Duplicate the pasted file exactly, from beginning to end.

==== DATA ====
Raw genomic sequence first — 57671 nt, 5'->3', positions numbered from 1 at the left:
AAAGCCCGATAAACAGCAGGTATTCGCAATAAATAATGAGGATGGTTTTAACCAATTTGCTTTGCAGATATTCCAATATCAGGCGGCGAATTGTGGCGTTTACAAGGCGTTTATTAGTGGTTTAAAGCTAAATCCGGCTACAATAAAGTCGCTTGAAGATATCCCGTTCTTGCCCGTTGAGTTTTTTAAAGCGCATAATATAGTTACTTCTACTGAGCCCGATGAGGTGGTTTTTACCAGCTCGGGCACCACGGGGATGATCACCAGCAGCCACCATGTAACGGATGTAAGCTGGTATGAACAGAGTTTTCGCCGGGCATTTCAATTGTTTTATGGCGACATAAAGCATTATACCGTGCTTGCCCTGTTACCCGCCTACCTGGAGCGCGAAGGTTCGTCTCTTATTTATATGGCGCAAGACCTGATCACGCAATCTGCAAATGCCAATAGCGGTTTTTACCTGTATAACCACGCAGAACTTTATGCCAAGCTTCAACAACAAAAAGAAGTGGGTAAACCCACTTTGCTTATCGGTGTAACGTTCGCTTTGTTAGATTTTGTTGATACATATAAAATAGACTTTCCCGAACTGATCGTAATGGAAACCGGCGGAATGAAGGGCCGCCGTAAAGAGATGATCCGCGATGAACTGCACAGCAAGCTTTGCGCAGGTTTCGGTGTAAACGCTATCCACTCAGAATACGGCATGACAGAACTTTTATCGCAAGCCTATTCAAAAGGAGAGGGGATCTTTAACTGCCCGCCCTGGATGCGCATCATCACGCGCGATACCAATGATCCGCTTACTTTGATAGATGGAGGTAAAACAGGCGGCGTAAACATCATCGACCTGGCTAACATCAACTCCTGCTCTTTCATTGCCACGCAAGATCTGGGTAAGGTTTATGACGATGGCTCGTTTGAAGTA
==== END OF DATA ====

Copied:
Raw genomic sequence first — 57671 nt, 5'->3', positions numbered from 1 at the left:
AAAGCCCGATAAACAGCAGGTATTCGCAATAAATAATGAGGATGGTTTTAACCAATTTGCTTTGCAGATATTCCAATATCAGGCGGCGAATTGTGGCGTTTACAAGGCGTTTATTAGTGGTTTAAAGCTAAATCCGGCTACAATAAAGTCGCTTGAAGATATCCCGTTCTTGCCCGTTGAGTTTTTTAAAGCGCATAATATAGTTACTTCTACTGAGCCCGATGAGGTGGTTTTTACCAGCTCGGGCACCACGGGGATGATCACCAGCAGCCACCATGTAACGGATGTAAGCTGGTATGAACAGAGTTTTCGCCGGGCATTTCAATTGTTTTATGGCGACATAAAGCATTATACCGTGCTTGCCCTGTTACCCGCCTACCTGGAGCGCGAAGGTTCGTCTCTTATTTATATGGCGCAAGACCTGATCACGCAATCTGCAAATGCCAATAGCGGTTTTTACCTGTATAACCACGCAGAACTTTATGCCAAGCTTCAACAACAAAAAGAAGTGGGTAAACCCACTTTGCTTATCGGTGTAACGTTCGCTTTGTTAGATTTTGTTGATACATATAAAATAGACTTTCCCGAACTGATCGTAATGGAAACCGGCGGAATGAAGGGCCGCCGTAAAGAGATGATCCGCGATGAACTGCACAGCAAGCTTTGCGCAGGTTTCGGTGTAAACGCTATCCACTCAGAATACGGCATGACAGAACTTTTATCGCAAGCCTATTCAAAAGGAGAGGGGATCTTTAACTGCCCGCCCTGGATGCGCATCATCACGCGCGATACCAATGATCCGCTTACTTTGATAGATGGAGGTAAAACAGGCGGCGTAAACATCATCGACCTGGCTAACATCAACTCCTGCTCTTTCATTGCCACGCAAGATCTGGGTAAGGTTTATGACGATGGCTCGTTTGAAGTA